.1 linear ft.
David Brainard was an Army officer who served as a private soldier at Fort Ellis, Montana Territory, from 1876 to 1884. This collection (1876-1918) includes a biographical sketch, a letter of reminiscence to Mary C. Doane, and Brainard's service record.
This collection consists of an "Historical Sketch of General David L. Brainard, Brigadier-General, U.S.A. Retired," prepared by Charles Rasmusson in 1928; a letter (1927) from Brainard to Mrs. Mary L. Doane in which he reflects briefly on his experiences at Fort Ellis and in Yellowstone Park; and a "Statement of the Military Service of David Legge Brainard" (1928) by the Adjutant General's Office of the U.S. War Department.
David Legge Brainard was born in Norway, New York, on December 21, 1856. Serving as a private in Troop L, First Cavalry, U.S. Army, Brainard was stationed at Fort Ellis, Montana Territory. Brainard was wounded at Muddy Creek, Montana, on May 5, 1877, by Sioux Indians. He also was with General Sherman in Yellowstone Park during the pursuit of Chief Joseph and his band of Nez Perce' Indians in August 1877.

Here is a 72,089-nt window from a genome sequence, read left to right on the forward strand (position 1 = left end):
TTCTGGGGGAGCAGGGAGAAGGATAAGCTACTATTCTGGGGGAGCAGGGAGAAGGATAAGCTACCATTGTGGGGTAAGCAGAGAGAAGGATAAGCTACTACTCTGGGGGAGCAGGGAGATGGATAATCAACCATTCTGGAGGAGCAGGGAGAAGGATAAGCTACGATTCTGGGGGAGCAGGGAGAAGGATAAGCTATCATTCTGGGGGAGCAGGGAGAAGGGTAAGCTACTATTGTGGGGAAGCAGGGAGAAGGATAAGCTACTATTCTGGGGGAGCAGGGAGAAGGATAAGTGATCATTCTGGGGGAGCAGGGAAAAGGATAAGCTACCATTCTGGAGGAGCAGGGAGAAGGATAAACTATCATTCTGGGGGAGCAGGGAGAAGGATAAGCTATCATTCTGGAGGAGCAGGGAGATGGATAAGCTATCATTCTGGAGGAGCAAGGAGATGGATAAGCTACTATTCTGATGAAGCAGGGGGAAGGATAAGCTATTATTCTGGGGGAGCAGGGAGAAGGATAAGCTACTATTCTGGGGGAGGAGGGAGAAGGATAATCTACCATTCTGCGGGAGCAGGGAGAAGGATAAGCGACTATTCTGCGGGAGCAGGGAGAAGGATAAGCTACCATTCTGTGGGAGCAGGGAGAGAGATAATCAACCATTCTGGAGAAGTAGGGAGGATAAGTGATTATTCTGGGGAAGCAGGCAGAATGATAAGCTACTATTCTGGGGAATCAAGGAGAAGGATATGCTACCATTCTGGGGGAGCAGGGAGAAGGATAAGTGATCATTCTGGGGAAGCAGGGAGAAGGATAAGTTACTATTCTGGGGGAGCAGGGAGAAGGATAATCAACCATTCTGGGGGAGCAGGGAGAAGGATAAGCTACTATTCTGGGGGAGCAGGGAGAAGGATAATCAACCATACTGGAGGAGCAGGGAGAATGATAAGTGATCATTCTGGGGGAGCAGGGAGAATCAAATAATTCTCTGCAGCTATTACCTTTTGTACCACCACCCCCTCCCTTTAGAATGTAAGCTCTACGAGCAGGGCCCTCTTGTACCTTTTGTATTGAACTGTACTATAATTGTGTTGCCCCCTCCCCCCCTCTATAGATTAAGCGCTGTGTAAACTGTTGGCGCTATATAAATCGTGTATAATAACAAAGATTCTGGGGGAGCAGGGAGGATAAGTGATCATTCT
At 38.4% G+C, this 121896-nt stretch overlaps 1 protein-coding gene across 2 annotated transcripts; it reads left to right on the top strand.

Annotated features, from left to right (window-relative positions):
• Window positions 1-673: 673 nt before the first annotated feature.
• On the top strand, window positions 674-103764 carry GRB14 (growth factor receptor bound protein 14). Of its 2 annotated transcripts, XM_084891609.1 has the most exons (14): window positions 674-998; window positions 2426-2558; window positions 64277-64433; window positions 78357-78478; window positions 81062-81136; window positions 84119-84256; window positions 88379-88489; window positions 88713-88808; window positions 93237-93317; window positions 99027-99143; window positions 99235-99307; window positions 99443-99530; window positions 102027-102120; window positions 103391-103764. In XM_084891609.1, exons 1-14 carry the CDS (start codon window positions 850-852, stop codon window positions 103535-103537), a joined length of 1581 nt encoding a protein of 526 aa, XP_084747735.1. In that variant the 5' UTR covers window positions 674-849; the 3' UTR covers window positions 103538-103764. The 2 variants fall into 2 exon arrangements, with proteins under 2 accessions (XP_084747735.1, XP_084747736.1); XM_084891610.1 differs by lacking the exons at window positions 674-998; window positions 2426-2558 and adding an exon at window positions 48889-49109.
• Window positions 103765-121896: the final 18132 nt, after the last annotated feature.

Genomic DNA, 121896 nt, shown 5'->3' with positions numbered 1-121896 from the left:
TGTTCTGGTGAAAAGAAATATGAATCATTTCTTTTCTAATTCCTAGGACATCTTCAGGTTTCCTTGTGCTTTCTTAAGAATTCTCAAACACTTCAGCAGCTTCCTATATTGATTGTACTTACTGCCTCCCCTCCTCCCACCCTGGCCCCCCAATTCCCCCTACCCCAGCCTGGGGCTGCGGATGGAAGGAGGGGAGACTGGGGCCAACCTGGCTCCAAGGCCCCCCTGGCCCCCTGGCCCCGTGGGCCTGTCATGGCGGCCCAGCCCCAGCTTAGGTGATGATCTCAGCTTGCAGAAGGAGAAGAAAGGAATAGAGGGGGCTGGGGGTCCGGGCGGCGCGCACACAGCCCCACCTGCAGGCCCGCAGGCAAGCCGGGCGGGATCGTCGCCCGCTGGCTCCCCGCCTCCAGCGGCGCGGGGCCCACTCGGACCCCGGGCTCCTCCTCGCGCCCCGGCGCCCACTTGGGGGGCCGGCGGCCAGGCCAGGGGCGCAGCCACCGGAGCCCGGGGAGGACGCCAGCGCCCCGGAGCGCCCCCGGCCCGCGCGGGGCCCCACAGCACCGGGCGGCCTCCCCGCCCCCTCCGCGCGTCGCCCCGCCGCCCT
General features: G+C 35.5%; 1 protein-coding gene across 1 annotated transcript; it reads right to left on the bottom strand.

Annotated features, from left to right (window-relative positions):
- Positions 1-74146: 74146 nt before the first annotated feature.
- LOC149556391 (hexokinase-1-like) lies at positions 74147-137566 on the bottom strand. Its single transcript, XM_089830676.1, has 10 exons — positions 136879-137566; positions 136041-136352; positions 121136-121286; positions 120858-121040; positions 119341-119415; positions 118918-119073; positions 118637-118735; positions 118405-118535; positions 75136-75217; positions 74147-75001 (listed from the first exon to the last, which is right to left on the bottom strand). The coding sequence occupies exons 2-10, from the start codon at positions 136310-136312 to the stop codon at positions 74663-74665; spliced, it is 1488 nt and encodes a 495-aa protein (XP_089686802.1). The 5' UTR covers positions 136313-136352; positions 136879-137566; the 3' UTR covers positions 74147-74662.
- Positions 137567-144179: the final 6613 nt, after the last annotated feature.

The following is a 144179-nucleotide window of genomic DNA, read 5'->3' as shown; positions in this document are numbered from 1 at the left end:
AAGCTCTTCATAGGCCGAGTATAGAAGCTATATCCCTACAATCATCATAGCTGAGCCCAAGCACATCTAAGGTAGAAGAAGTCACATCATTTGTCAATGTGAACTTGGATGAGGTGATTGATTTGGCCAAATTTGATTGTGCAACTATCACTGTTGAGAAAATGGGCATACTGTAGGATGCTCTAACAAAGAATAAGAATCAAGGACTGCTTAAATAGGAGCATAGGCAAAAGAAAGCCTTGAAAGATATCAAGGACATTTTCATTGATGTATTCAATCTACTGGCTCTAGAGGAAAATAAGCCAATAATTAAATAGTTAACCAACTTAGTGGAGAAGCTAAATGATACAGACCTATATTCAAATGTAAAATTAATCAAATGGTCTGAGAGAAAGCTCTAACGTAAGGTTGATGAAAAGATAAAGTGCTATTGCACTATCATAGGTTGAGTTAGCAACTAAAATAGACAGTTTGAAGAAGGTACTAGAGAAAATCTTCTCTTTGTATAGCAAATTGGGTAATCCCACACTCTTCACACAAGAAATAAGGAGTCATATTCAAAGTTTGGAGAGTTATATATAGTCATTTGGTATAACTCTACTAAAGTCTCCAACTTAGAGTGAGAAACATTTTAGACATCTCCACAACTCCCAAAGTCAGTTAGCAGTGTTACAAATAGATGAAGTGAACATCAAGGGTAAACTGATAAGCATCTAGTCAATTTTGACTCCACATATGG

Charles A. Rasmusson was born in Demark, Jan. 17, 1876, and was brought to the United States by his parents at the age of 2. The family settled in Iowa, where both of his parents died. He married Bessie E. Andrews on November 25, 1902, in Atlantic, Iowa. The couple moved to Glendive, Montana in 1907, where Mr. Rasmusson continued in the real estate business until 1920, when he became owner and publisher of the Dawson County Review. In 1922 he sold the paper and moved to Helena when he was appointed Internal Revenue collector for the state by President Harding. For many years he was a member of the Republican state committee from Dawson County. In 1934 he was the Republican nominee for state railroad and public service commissioner. He died on December 12, 1939.
David L. Brainard's papers are at Dartmouth College Library (MSS 189).